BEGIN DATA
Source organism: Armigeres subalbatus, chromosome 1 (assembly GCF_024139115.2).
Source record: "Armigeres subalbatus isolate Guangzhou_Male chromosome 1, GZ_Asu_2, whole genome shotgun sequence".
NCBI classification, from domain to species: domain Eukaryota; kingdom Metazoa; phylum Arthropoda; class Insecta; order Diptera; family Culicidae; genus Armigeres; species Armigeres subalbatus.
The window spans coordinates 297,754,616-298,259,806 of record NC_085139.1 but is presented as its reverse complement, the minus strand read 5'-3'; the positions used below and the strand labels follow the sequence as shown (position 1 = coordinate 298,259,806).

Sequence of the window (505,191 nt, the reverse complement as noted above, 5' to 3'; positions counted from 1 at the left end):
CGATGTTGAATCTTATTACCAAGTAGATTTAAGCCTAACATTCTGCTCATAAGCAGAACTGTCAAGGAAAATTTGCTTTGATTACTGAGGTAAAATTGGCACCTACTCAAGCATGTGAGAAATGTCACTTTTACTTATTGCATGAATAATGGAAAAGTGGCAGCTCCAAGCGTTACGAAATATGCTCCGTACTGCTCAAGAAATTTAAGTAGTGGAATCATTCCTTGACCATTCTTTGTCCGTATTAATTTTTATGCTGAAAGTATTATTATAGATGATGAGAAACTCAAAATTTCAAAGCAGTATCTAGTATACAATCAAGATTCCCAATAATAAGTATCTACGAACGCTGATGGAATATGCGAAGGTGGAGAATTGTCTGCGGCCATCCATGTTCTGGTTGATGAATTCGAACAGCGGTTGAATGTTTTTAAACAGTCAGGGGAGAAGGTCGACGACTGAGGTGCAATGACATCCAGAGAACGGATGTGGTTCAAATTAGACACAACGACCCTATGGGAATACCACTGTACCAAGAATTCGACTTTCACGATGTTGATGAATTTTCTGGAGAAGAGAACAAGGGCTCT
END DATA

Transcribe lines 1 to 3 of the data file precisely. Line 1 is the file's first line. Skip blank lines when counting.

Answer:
Source organism: Armigeres subalbatus, chromosome 1 (assembly GCF_024139115.2).
Source record: "Armigeres subalbatus isolate Guangzhou_Male chromosome 1, GZ_Asu_2, whole genome shotgun sequence".
NCBI classification, from domain to species: domain Eukaryota; kingdom Metazoa; phylum Arthropoda; class Insecta; order Diptera; family Culicidae; genus Armigeres; species Armigeres subalbatus.